The Vietnamese general who forced the French and later the Americans out of Vietnam, has died at the age of 102.
General Vo Nguyen Giap was a communist revolutionary known for his guerrilla tactics.
He is one of Vietnam's most revered figures, second only to his mentor, late revolutionary leader Ho Chi Minh. Giap earned a law degree, had no formal military training, and was the founding father of the Vietnam People's Army.
He is best recognized for his 1954 victory over the French at Dien Bien Phu, which led to Vietnam's independence and the collapse of French control of Indochina.
Giap is credited with defeating the U.S.-backed South Vietnamese government in 1975, and was an inspiration to anti-colonial forces worldwide.
Boston University Professor Mike Corgan served in Vietnam and taught strategy to Vietnamese and U.S. military officers.
He says poorly equipped forces waging a "people's war" defeated modern armies because Giap focused on political objectives.
"War is all about politics, both Lenin and Giap understood that, that's what it is all about. And if you can win that aspect you will win the war, regardless of who wins the battles. "
Historians say the 1968 Tet offensive against American and South Vietnamese forces was a military defeat for revolutionary forces, but a political victory for the North. Corgan says Americans had been told they were winning the war, but lost faith in the government when they saw fierce fighting across Vietnam that even affected the U.S. Embassy.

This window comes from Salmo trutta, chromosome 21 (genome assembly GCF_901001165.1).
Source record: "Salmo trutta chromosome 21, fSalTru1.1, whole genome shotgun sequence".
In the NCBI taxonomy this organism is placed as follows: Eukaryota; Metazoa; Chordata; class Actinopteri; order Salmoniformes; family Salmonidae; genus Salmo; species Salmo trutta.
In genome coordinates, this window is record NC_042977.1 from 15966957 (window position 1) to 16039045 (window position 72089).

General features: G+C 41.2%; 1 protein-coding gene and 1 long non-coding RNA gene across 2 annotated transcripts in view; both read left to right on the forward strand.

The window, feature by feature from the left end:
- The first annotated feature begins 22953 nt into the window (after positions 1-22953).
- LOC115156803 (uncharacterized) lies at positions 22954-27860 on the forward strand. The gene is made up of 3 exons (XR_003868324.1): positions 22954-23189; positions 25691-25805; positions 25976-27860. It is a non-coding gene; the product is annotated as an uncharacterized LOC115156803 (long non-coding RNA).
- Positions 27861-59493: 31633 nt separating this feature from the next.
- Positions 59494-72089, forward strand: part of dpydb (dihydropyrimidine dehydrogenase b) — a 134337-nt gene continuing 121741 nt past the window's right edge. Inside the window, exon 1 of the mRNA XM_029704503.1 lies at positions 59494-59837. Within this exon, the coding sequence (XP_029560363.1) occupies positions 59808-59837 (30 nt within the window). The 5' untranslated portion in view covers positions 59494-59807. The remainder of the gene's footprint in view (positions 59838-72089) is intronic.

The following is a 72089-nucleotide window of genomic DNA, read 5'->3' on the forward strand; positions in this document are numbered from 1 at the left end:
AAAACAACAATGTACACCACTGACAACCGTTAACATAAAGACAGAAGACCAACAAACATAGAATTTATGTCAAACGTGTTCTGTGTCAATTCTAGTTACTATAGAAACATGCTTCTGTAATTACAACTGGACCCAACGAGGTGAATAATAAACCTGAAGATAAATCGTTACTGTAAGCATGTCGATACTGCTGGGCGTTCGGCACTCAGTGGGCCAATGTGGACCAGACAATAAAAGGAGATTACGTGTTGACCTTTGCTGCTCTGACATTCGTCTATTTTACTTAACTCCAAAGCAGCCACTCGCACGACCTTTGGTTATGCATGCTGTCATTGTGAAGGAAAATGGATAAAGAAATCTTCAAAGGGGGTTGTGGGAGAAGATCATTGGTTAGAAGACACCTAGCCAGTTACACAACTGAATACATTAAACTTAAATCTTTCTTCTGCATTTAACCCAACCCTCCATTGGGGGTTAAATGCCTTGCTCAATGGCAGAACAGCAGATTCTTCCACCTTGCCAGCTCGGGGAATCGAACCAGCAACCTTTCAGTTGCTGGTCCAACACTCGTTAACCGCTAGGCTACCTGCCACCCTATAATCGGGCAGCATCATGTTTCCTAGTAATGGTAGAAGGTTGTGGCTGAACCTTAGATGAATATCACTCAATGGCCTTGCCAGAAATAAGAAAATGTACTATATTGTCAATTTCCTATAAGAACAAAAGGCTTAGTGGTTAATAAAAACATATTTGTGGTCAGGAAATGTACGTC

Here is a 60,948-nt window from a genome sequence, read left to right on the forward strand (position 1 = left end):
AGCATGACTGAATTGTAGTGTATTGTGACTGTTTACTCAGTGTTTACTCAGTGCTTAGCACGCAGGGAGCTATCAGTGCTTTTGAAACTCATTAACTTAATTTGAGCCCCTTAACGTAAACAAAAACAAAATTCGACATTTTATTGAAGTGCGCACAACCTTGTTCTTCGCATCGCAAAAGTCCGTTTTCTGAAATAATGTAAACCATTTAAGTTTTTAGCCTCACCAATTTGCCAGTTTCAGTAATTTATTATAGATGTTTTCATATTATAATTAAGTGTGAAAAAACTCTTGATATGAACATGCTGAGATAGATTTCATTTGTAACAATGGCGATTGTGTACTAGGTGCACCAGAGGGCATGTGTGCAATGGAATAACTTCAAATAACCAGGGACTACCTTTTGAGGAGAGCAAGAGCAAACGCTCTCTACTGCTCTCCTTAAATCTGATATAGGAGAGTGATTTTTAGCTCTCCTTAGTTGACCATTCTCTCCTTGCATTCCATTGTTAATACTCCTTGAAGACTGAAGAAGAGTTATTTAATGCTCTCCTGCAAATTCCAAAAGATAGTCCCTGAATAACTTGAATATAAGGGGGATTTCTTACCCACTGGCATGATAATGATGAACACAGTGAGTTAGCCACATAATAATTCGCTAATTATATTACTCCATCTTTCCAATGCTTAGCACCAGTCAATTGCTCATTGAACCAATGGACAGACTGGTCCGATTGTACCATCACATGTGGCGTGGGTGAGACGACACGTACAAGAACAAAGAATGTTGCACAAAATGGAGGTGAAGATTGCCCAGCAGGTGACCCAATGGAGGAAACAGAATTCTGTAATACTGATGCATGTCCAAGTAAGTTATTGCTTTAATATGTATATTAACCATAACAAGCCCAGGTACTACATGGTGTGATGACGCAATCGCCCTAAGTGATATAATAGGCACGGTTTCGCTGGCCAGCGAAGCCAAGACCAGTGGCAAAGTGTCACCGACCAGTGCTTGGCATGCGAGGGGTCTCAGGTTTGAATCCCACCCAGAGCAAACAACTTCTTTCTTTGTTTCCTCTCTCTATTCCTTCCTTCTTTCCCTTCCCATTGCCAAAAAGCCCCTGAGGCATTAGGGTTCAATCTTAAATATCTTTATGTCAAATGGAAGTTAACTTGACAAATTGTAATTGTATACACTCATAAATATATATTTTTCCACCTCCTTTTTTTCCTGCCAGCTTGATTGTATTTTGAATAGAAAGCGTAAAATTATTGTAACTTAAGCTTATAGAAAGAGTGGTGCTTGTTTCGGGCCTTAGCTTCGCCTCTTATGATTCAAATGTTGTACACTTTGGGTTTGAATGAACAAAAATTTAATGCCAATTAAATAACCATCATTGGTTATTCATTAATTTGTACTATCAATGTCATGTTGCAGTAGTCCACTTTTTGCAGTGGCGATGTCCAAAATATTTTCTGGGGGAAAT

Dartmouth College Professor Edward Miller says another reason Giap was effective is that he managed to get nearly the entire nation, men, women, and young people, playing a role in the war effort. He says Giap's writing and tactics still are studied in military academies.
"Giap is read alongside Mao and Che Guevara and some of these other classic theorists of revolutionary war as someone that you need to read and understand so you can understand the kind of strategies and tactics that your insurgent enemies might deploy against you. "
Corgan says Giap is remembered more for leadership than his military theories.
"He was not so much a theoretician as a student of theoreticians. So he belongs in the pantheon of great fighters."
Miller says Giap suffered defeats against the French and lost huge numbers of troops in both wars. And Miller says new research seems to show that Giap eventually lost power to political rivals in the North Vietnamese government, which diminished his role in the war against the Americans.